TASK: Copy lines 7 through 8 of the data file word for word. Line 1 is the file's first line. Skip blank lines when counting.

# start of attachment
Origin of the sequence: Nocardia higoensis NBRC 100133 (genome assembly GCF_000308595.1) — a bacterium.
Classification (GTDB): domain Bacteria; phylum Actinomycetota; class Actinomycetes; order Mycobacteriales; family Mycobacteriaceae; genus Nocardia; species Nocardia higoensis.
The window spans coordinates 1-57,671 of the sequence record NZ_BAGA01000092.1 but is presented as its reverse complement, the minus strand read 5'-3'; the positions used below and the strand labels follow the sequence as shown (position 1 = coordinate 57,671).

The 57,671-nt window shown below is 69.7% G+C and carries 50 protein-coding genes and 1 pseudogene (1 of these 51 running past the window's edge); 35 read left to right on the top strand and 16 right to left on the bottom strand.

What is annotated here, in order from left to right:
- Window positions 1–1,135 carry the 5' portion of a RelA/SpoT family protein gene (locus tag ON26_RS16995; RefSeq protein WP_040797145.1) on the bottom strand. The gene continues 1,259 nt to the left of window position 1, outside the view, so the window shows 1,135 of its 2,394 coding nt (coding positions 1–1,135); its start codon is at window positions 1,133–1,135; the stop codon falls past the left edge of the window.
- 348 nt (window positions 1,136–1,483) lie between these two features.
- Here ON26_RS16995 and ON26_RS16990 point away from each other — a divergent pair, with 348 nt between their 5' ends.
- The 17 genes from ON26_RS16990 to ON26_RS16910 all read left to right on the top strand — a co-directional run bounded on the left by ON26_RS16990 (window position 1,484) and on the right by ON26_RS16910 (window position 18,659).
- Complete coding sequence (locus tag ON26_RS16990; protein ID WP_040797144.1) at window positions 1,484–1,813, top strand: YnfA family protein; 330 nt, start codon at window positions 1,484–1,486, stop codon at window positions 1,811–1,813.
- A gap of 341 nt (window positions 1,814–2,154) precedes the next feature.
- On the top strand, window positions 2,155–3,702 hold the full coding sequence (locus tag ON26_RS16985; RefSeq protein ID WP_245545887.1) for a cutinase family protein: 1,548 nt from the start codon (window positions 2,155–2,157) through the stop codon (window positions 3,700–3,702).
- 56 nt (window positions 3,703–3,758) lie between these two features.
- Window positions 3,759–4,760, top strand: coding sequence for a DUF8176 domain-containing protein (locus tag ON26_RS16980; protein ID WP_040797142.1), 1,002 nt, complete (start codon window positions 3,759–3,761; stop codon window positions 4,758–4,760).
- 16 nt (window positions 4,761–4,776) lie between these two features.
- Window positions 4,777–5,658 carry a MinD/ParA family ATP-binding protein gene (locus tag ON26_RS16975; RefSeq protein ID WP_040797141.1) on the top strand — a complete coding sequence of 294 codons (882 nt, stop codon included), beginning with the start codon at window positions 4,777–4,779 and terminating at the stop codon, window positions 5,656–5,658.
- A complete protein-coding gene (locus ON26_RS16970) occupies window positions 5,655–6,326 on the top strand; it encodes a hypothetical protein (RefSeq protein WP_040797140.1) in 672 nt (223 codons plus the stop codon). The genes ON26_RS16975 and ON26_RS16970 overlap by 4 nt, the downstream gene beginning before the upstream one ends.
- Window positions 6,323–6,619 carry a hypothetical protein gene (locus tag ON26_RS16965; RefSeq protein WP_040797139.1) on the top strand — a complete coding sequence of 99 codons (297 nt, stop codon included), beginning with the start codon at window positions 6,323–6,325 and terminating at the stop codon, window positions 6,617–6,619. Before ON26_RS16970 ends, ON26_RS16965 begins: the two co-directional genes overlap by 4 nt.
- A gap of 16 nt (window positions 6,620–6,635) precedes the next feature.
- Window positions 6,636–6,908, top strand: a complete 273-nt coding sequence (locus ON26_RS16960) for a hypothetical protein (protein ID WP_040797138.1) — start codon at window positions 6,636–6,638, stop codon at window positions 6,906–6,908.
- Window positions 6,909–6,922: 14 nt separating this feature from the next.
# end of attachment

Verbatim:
- 348 nt (window positions 1,136–1,483) lie between these two features.
- Here ON26_RS16995 and ON26_RS16990 point away from each other — a divergent pair, with 348 nt between their 5' ends.